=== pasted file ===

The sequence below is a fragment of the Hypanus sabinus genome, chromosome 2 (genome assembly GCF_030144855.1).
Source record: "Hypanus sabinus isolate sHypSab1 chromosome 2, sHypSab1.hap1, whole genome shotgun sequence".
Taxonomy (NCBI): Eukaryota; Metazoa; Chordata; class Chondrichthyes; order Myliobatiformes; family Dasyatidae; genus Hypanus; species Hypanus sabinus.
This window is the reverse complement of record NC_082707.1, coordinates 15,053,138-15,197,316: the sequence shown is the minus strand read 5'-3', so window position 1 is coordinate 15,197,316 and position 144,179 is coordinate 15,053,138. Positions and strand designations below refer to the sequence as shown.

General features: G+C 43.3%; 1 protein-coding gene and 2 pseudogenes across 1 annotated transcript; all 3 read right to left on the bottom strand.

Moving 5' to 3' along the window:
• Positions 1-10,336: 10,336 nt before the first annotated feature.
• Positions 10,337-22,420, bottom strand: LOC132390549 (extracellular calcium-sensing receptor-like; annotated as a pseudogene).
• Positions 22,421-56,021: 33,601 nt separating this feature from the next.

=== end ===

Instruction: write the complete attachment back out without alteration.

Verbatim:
The sequence below is a fragment of the Hypanus sabinus genome, chromosome 2 (genome assembly GCF_030144855.1).
Source record: "Hypanus sabinus isolate sHypSab1 chromosome 2, sHypSab1.hap1, whole genome shotgun sequence".
Taxonomy (NCBI): Eukaryota; Metazoa; Chordata; class Chondrichthyes; order Myliobatiformes; family Dasyatidae; genus Hypanus; species Hypanus sabinus.
This window is the reverse complement of record NC_082707.1, coordinates 15,053,138-15,197,316: the sequence shown is the minus strand read 5'-3', so window position 1 is coordinate 15,197,316 and position 144,179 is coordinate 15,053,138. Positions and strand designations below refer to the sequence as shown.

General features: G+C 43.3%; 1 protein-coding gene and 2 pseudogenes across 1 annotated transcript; all 3 read right to left on the bottom strand.

Moving 5' to 3' along the window:
• Positions 1-10,336: 10,336 nt before the first annotated feature.
• Positions 10,337-22,420, bottom strand: LOC132390549 (extracellular calcium-sensing receptor-like; annotated as a pseudogene).
• Positions 22,421-56,021: 33,601 nt separating this feature from the next.